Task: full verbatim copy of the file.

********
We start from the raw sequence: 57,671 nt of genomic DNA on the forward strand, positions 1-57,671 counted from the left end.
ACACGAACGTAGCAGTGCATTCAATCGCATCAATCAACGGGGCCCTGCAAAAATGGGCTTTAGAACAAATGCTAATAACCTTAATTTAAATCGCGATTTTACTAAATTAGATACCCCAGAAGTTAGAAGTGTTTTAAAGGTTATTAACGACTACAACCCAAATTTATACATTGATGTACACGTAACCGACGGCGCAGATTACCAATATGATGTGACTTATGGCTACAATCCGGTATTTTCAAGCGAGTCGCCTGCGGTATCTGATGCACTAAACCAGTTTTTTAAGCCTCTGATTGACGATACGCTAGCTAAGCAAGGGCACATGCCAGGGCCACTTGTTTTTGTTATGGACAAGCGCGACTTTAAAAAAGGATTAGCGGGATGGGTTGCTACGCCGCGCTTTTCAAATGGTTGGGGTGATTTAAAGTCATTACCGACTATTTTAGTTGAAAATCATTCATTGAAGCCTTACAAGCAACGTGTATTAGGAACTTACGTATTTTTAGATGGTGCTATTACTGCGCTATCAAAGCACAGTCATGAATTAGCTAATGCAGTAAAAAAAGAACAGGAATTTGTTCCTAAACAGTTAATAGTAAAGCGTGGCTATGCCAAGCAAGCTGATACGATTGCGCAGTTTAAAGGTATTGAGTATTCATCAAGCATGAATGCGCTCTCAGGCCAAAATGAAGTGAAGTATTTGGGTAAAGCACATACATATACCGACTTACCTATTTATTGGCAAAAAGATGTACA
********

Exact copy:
We start from the raw sequence: 57,671 nt of genomic DNA on the forward strand, positions 1-57,671 counted from the left end.
ACACGAACGTAGCAGTGCATTCAATCGCATCAATCAACGGGGCCCTGCAAAAATGGGCTTTAGAACAAATGCTAATAACCTTAATTTAAATCGCGATTTTACTAAATTAGATACCCCAGAAGTTAGAAGTGTTTTAAAGGTTATTAACGACTACAACCCAAATTTATACATTGATGTACACGTAACCGACGGCGCAGATTACCAATATGATGTGACTTATGGCTACAATCCGGTATTTTCAAGCGAGTCGCCTGCGGTATCTGATGCACTAAACCAGTTTTTTAAGCCTCTGATTGACGATACGCTAGCTAAGCAAGGGCACATGCCAGGGCCACTTGTTTTTGTTATGGACAAGCGCGACTTTAAAAAAGGATTAGCGGGATGGGTTGCTACGCCGCGCTTTTCAAATGGTTGGGGTGATTTAAAGTCATTACCGACTATTTTAGTTGAAAATCATTCATTGAAGCCTTACAAGCAACGTGTATTAGGAACTTACGTATTTTTAGATGGTGCTATTACTGCGCTATCAAAGCACAGTCATGAATTAGCTAATGCAGTAAAAAAAGAACAGGAATTTGTTCCTAAACAGTTAATAGTAAAGCGTGGCTATGCCAAGCAAGCTGATACGATTGCGCAGTTTAAAGGTATTGAGTATTCATCAAGCATGAATGCGCTCTCAGGCCAAAATGAAGTGAAGTATTTGGGTAAAGCACATACATATACCGACTTACCTATTTATTGGCAAAAAGATGTACA